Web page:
Hiding Pin's Artifacts to Defeat Evasive Malware

Presented at Black Hat Europe 2017, Dec. 6, 2017, 2:15 p.m. (60 minutes)

Malware authors constantly develop new techniques in order to evade analysis systems. Previous works addressed attempts to evade analysis by means of anti-sandboxing and anti-virtualization techniques, for example proposing to run samples on bare-metal. However, state-of-the-art bare-metal tools fail to provide richness and completeness in the results of the analysis. In this context, Dynamic Binary Instrumentation (DBI) tools have become popular in the analysis of new malware samples because of the deep control they guarantee over the instrumented binary. In fact, in some specific scenarios (e.g., manual and automated reverse engineering) we need to fully monitor and control the analyzed binary.

As a consequence, malware authors developed new techniques, called anti-instrumentation, aimed at detecting if a sample is being instrumented. Such techniques look at the artifacts produced during the instrumentation process and leverage some intrinsic characteristics of a DBI tool.

We propose a practical approach to make DBI tools stealthier and resilient against anti-instrumentation attacks. We studied the common techniques used by malware to detect the presence of a DBI tool, and we proposed a set of countermeasures to defeat them. We implemented our approach in Arancino, on top of the Intel Pin framework. Arancino is able to hide Pin's artifacts making hard for malware to spot its presence. In order to achieve this, we leverage the power of DBI tools to fully control the execution flow of the instrumented process. This allows us to detect and dismantle possible evasion attempts. We tested our system against eXait, a tool containing a set of plugins that aim at detecting when a program is instrumented by Intel Pin, showing that Arancino is able to hide Intel Pin, allowing the analysis of evasive binaries.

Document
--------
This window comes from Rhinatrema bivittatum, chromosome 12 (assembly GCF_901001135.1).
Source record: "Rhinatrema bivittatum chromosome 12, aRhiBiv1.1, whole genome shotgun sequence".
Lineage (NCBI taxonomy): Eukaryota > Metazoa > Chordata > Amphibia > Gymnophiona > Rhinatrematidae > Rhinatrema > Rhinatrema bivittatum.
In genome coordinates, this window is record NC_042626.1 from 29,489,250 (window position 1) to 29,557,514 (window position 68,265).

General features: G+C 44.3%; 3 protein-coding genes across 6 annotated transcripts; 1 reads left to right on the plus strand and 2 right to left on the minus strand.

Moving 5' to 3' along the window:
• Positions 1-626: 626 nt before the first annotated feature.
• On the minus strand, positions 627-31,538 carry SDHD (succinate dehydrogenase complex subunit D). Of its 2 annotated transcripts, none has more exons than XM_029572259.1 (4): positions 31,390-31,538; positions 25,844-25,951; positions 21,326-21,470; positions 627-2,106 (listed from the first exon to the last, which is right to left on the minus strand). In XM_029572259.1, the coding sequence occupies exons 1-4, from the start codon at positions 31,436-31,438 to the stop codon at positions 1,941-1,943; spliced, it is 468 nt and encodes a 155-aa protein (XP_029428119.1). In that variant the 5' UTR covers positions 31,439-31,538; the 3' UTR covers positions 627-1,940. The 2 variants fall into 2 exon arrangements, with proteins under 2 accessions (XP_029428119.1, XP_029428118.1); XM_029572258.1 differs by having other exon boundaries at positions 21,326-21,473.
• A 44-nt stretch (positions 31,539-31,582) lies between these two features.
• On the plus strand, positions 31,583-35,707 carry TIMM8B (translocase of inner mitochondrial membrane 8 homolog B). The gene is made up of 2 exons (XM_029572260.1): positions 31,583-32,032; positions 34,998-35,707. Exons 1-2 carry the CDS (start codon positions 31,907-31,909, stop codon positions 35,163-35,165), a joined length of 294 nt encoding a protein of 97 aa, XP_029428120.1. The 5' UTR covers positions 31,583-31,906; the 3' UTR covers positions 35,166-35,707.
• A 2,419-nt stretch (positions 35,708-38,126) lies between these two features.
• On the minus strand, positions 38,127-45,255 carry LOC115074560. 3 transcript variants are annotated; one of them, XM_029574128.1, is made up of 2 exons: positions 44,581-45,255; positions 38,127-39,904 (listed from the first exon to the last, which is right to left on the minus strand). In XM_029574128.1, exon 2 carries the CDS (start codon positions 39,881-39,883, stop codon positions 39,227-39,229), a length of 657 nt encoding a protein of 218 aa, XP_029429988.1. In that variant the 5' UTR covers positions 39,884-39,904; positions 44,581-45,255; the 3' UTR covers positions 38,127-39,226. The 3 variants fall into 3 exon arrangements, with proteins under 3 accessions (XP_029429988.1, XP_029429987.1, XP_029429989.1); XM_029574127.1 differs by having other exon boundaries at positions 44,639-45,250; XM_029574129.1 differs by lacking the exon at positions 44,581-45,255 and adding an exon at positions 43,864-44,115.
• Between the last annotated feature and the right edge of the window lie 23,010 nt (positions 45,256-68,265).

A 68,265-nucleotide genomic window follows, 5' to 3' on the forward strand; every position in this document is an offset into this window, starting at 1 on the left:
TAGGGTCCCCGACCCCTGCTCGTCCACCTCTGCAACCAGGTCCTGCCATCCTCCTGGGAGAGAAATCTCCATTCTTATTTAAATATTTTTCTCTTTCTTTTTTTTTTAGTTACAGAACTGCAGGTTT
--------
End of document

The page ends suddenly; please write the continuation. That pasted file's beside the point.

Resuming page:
Armed with Arancino, we then performed a large-scale measurement of the anti-instrumentation techniques employed by modern malware. We collected and analyzed 7,006 malware samples, monitoring the evasive behaviors that triggered our system, hence studying the common techniques adopted by modern malware authors to perform evasion of instrumentation systems.


  • Stefano Zanero - Associate Professor, Politecnico di Milano
    Stefano Zanero received a PhD in Computer Engineering from Politecnico di Milano, where he is currently an associate professor with the Dipartimento di Elettronica, Informazione e Bioingegneria. His research focuses on malware analysis, cyberphysical security, and cybersecurity in general. Besides teaching "Computer Security" and "Computer Forensics" at Politecnico, he has an extensive speaking and training experience in Italy and abroad. He co-authored over 70 scientific papers and books. He is a Senior Member of the IEEE (for which he sits on the MGA board), the IEEE Computer Society (for which he is a member of the Board of Governors), and a lifetime senior member of the ACM. Stefano co-founded the Italian chapter of ISSA (Information System Security Association). He has been named a Fellow of ISSA and sits in its International Board of Directors. Stefano is also a co-founder and chairman of Secure Network, a leading information security consulting firm based in Milan and in London; a co-founder of 18Months, a cloud-based ticketing solutions provider; and a co-founder of BankSealer, a startup in the FinTech sector that addresses fraud detection through machine learning techniques.